The Watering Hole: Sun Ya, 605 7th Ave S, 623-1670, CHINATOWN
The Atmosphere: As you enter Sun Ya, to the left is a massive, austere dining area best known for having stellar dim sum plopped in front of its guests. But head straight and to the right a little, and you'll shimmy into one of Seattle's darkest bars, perfect for days when you've forgotten your sunglasses.
At 4 on a Tuesday afternoon, the bar is half-full but pregnant with promise. Every patron is on the wrong side of 40, with blacks and whites peppered (or salted) amongst a mostly Asian crowd. Three television sets of varying sizes show Hurricane Isaac hitting Louisiana, there is Asian art on the walls, and red paper bulbs hang from the black tile ceiling, muting the lights. Against the back wall rest a wood stove and dart board, both out of commission, and swivel chairs make for a potentially great bout of bumper drunks.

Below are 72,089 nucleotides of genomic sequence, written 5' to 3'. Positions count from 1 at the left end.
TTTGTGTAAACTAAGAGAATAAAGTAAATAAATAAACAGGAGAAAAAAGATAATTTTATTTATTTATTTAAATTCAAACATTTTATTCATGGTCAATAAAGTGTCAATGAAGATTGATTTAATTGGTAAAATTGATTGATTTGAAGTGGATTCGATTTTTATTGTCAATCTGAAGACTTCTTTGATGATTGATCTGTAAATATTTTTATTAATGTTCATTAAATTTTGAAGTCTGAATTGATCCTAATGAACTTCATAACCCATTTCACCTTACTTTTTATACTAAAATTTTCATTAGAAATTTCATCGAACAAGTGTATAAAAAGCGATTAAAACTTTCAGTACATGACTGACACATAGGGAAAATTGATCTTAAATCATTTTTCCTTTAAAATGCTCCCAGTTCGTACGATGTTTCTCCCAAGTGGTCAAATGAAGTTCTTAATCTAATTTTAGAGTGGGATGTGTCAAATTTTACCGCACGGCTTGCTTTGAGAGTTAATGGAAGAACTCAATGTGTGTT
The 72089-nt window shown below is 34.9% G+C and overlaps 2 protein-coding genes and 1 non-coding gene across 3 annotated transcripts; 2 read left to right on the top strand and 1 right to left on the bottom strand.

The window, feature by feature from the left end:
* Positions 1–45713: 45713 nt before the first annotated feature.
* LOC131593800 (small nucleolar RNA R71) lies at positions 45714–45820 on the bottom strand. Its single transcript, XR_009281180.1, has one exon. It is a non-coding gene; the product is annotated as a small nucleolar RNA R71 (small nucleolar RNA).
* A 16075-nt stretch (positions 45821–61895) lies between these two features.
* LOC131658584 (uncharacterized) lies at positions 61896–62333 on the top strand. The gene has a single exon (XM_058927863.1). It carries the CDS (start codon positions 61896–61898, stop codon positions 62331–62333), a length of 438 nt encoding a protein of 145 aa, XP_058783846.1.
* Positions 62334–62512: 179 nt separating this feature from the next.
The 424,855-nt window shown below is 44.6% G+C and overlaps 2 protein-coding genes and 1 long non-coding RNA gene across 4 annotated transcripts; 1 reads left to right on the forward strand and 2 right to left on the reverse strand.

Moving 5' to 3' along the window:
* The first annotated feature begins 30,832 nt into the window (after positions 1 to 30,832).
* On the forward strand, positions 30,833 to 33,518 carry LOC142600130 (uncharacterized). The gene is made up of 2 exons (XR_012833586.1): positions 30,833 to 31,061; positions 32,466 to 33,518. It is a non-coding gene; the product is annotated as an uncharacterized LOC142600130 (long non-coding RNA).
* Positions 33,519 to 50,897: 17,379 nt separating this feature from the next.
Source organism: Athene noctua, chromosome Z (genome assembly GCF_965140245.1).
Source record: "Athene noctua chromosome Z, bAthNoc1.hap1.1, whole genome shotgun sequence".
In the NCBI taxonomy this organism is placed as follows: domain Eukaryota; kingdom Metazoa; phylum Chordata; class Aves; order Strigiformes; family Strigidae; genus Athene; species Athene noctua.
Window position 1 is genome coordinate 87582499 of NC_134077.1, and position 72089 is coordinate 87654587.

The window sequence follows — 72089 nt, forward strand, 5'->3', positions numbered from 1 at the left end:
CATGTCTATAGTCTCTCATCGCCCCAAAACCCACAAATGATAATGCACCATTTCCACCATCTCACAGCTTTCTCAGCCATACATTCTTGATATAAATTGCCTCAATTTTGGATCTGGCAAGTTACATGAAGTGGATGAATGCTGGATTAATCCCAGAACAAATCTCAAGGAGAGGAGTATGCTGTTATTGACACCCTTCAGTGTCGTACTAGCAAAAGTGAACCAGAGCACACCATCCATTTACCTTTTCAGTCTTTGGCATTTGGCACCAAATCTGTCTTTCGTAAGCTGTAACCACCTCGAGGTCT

The tall, dark-haired bartender, Gloria Ohashi, boasts a deep voice and quick wit. A skinny regular comes in and hands her a small green pumpkin that he says he found on the bus. "We don't have regulars," says Ohashi. "We have lifers." Every person who walks in is greeted by everyone else, and it becomes evident that Sun Ya is Seattle's Asian Cheers.
The Drink: What's Ohashi's favorite drink to make? "None," she replies. "On the rocks." So she quickly prepares "Peter G's Drink": half unflavored Stoli vodka, half raspberry Stoli, on the rocks (natch).
The Verdict: Peter G's Drink is, in a word, effective.